Reach For the Sun Teacher Guide - From Seed to Flower

From Seed to Flower

Time Required

2 CLASS PERIODS

Objectives

Students will show what they know about the plants in Reach for the Sun by writing a picture story about the life cycle of a flowering plant.

Materials

FOR THE STUDENT

Markers and/or colored pencilsPencilConstruction paperScissorsStaplerFlowering Plant Life Cycle Diagram, from Lesson 3Picture Story Scoring RubricLab Sheet: Growing Plants in Different Environments, from Lesson 1

FOR EACH GROUP OR PAIR

Computer and Internet access

Preparation

Gather materials for each student to complete the writing activity.
Make copies of the Flowering Plant Life Cycle Diagram and the Picture Story Scoring Rubric from the appendix.

Plant Growth Observations

Have students make observations of their plants from the lab in Lesson 1 and record their observations on the Lab Sheet.

Warm Up: Exit Slip Discussion

Distribute (or provide access to) students’ Exit Slip responses from Lesson 3 and review the responses as a class: Fruits help protect seeds and may act as a mechanism for seed dispersal if animals eat the fruits. Soaking the seeds in water helped soften the seed coat to make it easier for the embryo to break through.

Game Play!

Have students continue their last Reach for the Sun game with their partners for approximately 30 minutes. However, if enough computers are available, students can start a new game and play individually in either Classic or Strategy mode. Allow students to play uninterrupted, but ask them to think about how they might tell their own story about plant life cycles. Encourage students to think about using illustrations and their own words to describe the life cycle of a flowering plant.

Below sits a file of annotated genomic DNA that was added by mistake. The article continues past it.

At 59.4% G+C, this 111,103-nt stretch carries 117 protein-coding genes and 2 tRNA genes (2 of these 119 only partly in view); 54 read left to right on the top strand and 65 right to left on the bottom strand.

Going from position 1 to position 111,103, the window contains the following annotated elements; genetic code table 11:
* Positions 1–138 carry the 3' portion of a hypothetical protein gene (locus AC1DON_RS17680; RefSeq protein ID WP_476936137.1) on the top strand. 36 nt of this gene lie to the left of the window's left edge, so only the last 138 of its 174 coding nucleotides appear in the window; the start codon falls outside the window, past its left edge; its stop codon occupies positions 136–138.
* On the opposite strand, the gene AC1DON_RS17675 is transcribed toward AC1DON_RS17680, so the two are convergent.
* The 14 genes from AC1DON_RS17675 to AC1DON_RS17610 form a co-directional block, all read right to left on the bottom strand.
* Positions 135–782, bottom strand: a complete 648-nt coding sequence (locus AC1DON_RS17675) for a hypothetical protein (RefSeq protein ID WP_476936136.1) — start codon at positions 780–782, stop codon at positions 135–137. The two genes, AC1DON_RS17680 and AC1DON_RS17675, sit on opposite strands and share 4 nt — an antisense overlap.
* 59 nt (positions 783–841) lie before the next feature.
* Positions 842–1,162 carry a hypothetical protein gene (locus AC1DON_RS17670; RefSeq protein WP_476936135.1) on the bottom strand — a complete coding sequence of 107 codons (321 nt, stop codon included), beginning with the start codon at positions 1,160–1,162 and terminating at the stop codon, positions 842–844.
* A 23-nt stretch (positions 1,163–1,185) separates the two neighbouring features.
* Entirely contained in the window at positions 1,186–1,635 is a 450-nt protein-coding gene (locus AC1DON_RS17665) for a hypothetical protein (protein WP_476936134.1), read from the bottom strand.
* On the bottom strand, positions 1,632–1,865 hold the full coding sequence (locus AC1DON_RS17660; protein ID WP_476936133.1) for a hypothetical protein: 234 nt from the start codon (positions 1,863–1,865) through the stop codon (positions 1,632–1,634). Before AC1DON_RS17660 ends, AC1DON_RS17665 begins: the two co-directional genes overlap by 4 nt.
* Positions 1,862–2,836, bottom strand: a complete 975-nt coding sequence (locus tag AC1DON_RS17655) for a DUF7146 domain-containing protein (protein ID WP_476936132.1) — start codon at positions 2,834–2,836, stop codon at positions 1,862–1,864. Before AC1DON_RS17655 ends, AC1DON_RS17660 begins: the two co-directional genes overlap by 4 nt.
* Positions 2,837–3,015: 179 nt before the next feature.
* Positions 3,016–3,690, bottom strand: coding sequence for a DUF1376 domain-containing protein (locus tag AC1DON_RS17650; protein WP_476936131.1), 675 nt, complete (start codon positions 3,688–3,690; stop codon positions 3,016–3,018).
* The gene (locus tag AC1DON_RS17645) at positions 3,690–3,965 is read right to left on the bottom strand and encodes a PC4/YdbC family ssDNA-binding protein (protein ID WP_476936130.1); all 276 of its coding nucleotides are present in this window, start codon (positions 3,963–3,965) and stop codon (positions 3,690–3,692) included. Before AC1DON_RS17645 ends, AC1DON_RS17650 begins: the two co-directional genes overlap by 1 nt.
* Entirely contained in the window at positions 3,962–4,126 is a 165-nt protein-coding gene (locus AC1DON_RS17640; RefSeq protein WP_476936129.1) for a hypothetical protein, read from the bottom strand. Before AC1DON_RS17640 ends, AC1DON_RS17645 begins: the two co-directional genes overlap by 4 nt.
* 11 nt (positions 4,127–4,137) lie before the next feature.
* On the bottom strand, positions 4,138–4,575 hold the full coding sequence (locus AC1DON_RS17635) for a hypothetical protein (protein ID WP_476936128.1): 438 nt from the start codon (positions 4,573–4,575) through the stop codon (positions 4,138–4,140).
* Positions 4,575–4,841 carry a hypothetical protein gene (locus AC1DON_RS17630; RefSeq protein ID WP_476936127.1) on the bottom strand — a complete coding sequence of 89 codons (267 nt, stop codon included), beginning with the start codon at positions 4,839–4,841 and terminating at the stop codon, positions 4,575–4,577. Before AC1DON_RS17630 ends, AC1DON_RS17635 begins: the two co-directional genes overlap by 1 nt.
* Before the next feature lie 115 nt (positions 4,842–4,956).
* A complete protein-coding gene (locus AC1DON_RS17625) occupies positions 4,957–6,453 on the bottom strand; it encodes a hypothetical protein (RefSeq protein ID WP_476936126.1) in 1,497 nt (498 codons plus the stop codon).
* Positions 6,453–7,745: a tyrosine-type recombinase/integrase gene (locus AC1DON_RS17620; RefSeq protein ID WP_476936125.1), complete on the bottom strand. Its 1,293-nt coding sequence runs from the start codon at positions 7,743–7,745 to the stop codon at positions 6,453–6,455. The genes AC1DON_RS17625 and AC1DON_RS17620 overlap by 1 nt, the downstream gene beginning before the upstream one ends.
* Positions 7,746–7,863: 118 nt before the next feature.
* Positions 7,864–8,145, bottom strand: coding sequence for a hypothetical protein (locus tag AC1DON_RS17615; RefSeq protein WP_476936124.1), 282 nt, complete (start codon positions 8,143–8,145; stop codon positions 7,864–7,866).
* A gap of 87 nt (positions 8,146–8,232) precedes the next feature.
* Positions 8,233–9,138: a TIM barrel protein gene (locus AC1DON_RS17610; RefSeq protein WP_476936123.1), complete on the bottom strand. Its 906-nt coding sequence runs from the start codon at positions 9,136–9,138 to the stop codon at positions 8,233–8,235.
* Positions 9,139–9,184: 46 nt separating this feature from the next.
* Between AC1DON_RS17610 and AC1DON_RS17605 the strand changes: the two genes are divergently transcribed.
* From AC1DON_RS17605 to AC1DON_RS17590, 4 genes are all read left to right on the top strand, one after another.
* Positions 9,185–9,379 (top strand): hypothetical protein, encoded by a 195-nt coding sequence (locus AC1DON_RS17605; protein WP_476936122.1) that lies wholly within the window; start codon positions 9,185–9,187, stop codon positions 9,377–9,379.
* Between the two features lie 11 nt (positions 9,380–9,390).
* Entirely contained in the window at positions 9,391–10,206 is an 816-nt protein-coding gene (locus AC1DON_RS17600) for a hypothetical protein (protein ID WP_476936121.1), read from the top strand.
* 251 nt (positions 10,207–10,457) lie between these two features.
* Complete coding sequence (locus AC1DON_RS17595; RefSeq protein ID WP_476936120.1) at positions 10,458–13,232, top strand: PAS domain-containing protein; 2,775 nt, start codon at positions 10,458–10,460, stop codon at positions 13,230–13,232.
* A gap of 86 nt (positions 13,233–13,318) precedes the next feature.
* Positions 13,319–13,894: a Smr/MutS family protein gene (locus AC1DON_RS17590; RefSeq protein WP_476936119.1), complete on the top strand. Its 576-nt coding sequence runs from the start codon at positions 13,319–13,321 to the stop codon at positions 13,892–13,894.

Picture Store Activity

  • Instruct students to read the description of the writing activity in the Student Guide. Distribute the colored pencils and/or markers, construction paper, scissors, stapler, and the Flowering Plant Life Cycle Diagram. Review the Picture Story Scoring Rubric with students before they start writing their stories.
  • Let students know that they should create a storybook using the construction paper, and that each page should focus on a stage of the life cycle of a flowering plant. Students should include at least one illustration on each page, and they should be sure to address the importance of water, nutrients, and starch in the life cycle. Students should also discuss the importance of photosynthesis. The final page of the picture story should include a complete life cycle diagram with appropriate labels.
Once all students have finished, have them take turns sharing their stories with the class. Encourage classmates to offer constructive feedback, perhaps by giving extra credit points to any student who participates in giving feedback.